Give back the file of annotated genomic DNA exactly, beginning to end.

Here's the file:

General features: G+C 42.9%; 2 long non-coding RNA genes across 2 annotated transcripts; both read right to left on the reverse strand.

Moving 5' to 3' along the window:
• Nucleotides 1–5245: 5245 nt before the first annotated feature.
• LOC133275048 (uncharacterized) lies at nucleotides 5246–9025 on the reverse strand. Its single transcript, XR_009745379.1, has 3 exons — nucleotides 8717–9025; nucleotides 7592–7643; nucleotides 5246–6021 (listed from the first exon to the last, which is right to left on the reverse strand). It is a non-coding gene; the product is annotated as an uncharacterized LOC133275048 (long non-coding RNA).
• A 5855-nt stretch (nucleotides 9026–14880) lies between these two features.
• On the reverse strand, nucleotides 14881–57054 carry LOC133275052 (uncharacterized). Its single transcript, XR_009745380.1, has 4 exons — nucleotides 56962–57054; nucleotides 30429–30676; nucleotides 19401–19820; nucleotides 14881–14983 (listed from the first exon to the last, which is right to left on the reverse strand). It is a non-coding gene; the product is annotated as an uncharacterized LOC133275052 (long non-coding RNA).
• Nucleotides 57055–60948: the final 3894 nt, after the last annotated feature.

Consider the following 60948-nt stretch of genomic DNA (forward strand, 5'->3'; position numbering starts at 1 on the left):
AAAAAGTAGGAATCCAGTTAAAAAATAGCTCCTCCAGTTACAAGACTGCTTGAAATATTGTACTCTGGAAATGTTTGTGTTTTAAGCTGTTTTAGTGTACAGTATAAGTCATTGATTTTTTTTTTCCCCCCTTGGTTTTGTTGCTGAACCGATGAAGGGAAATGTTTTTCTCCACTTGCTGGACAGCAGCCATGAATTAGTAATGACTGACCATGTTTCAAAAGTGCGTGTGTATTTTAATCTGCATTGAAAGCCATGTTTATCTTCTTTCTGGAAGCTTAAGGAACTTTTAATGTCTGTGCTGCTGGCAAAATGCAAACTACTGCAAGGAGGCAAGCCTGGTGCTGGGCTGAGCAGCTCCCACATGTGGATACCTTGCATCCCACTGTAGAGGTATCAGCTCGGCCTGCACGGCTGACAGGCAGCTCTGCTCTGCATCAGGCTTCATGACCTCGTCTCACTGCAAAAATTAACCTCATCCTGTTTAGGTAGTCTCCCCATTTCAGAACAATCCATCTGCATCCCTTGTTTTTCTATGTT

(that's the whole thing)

General features: G+C 42.9%; 2 long non-coding RNA genes across 2 annotated transcripts; both read right to left on the reverse strand.

Moving 5' to 3' along the window:
• Nucleotides 1–5245: 5245 nt before the first annotated feature.
• LOC133275048 (uncharacterized) lies at nucleotides 5246–9025 on the reverse strand. Its single transcript, XR_009745379.1, has 3 exons — nucleotides 8717–9025; nucleotides 7592–7643; nucleotides 5246–6021 (listed from the first exon to the last, which is right to left on the reverse strand). It is a non-coding gene; the product is annotated as an uncharacterized LOC133275048 (long non-coding RNA).
• A 5855-nt stretch (nucleotides 9026–14880) lies between these two features.
• On the reverse strand, nucleotides 14881–57054 carry LOC133275052 (uncharacterized). Its single transcript, XR_009745380.1, has 4 exons — nucleotides 56962–57054; nucleotides 30429–30676; nucleotides 19401–19820; nucleotides 14881–14983 (listed from the first exon to the last, which is right to left on the reverse strand). It is a non-coding gene; the product is annotated as an uncharacterized LOC133275052 (long non-coding RNA).
• Nucleotides 57055–60948: the final 3894 nt, after the last annotated feature.

Consider the following 60948-nt stretch of genomic DNA (forward strand, 5'->3'; position numbering starts at 1 on the left):
AAAAAGTAGGAATCCAGTTAAAAAATAGCTCCTCCAGTTACAAGACTGCTTGAAATATTGTACTCTGGAAATGTTTGTGTTTTAAGCTGTTTTAGTGTACAGTATAAGTCATTGATTTTTTTTTTCCCCCCTTGGTTTTGTTGCTGAACCGATGAAGGGAAATGTTTTTCTCCACTTGCTGGACAGCAGCCATGAATTAGTAATGACTGACCATGTTTCAAAAGTGCGTGTGTATTTTAATCTGCATTGAAAGCCATGTTTATCTTCTTTCTGGAAGCTTAAGGAACTTTTAATGTCTGTGCTGCTGGCAAAATGCAAACTACTGCAAGGAGGCAAGCCTGGTGCTGGGCTGAGCAGCTCCCACATGTGGATACCTTGCATCCCACTGTAGAGGTATCAGCTCGGCCTGCACGGCTGACAGGCAGCTCTGCTCTGCATCAGGCTTCATGACCTCGTCTCACTGCAAAAATTAACCTCATCCTGTTTAGGTAGTCTCCCCATTTCAGAACAATCCATCTGCATCCCTTGTTTTTCTATGTT